We must take objective guilt seriously. A Christian can be plagued with feelings of guilt. He searches his mind to find some un-confessed sin. He gets depressed by dwelling on past sins. He prays to the Lord to show him his sin and his disobedience, and when the Lord does not lay His finger on some wilful sin he continues his own unrelenting self scrutiny. Or he decides he never was a Christian or that he had committed the unpardonable sin. There is a self-examination, which is desirable and profitable. But we must understand the difference between true guilt and guilt feelings. Remember that if there is a sin in depression it's connected with not accepting forgiveness, rather than not asking for it.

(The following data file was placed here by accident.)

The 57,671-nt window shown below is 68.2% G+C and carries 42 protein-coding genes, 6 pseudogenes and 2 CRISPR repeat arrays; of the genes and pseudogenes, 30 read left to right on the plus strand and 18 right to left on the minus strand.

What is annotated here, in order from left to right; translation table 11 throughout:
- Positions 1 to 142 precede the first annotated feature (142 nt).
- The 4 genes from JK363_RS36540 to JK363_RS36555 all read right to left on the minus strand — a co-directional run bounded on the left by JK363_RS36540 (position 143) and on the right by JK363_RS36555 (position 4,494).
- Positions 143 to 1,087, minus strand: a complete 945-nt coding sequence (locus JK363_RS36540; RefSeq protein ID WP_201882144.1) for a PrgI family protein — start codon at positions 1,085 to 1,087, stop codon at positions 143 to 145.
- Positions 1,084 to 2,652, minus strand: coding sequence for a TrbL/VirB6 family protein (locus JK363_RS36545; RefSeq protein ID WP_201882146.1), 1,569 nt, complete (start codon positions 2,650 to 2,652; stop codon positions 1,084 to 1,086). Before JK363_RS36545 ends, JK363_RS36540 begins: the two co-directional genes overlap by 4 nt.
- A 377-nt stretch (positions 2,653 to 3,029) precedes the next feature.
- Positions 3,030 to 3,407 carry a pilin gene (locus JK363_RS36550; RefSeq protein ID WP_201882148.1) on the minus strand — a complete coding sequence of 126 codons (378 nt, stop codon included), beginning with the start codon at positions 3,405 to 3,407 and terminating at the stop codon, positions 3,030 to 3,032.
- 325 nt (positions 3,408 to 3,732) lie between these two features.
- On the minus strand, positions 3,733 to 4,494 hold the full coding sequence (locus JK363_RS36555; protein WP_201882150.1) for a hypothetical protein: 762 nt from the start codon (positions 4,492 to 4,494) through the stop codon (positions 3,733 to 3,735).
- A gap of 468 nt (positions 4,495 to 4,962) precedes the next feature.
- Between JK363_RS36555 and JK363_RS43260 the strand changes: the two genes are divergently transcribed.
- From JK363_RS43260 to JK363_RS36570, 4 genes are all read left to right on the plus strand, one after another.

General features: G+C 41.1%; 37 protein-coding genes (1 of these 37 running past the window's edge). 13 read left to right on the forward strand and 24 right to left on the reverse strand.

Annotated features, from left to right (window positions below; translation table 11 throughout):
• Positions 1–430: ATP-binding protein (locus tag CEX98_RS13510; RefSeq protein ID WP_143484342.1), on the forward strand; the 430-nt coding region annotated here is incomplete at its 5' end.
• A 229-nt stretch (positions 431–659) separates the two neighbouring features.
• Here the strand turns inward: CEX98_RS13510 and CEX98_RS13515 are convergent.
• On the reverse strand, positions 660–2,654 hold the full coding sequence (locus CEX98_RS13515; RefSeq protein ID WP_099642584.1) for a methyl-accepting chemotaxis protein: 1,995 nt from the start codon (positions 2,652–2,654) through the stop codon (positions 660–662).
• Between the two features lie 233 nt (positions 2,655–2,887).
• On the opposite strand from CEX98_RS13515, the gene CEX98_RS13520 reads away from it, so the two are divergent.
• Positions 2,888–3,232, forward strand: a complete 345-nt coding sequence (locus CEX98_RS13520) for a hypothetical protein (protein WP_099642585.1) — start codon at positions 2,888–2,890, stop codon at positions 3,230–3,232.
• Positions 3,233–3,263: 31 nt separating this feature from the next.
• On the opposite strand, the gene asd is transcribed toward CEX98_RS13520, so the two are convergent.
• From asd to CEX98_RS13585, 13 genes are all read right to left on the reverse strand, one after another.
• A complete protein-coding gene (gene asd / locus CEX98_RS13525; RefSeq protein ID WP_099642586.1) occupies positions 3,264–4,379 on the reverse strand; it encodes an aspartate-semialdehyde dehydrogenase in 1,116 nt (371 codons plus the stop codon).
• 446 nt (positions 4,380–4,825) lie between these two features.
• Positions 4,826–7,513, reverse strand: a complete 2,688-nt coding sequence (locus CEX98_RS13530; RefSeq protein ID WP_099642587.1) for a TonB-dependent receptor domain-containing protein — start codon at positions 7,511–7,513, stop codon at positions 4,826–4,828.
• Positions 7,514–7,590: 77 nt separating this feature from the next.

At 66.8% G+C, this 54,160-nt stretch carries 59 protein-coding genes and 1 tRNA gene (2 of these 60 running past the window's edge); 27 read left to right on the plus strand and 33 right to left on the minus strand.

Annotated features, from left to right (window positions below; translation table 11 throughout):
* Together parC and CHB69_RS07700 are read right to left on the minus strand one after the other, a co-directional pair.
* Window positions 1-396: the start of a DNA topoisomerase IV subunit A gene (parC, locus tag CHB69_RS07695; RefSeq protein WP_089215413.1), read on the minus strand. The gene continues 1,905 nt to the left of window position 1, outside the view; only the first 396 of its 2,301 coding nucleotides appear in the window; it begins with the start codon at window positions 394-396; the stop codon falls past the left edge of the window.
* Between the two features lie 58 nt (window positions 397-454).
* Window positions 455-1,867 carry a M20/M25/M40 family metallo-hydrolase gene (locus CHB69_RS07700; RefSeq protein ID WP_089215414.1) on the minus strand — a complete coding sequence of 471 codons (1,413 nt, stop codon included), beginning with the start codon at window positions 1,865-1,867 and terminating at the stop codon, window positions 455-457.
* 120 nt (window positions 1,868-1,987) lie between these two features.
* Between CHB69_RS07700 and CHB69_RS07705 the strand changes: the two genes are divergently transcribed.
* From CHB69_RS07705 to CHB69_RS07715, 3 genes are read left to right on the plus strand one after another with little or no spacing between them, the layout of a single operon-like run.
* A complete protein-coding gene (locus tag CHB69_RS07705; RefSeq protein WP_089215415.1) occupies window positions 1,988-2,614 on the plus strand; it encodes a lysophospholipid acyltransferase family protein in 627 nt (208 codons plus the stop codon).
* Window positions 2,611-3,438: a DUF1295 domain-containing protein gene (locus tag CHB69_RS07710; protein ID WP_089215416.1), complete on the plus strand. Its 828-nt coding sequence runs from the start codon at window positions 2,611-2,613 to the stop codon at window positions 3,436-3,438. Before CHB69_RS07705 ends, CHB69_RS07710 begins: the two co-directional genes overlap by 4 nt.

Un-confessed sin can lead to the darkness of the soul. We quench the joy of fellowship with God when we refuse to confess our offences. This is powerfully expressed in Ps. 32. David had sinned grievously and his adultery with Bathsheba had been covered up, but God had seen it and David's conscience was not clear. He recalls the misery of it all. "When I kept silent, my bones wasted away through my groaning all day long. For day and night your hand was heavy upon me” (Ps. 32:3-4). The apostle Peter related this to marriage and said that if a husband sins against his wife, his prayers will be hindered (1 Pet. 3:7). Like bitterness and resentment, guilt can eat into hearts and cause psychological and physical problems.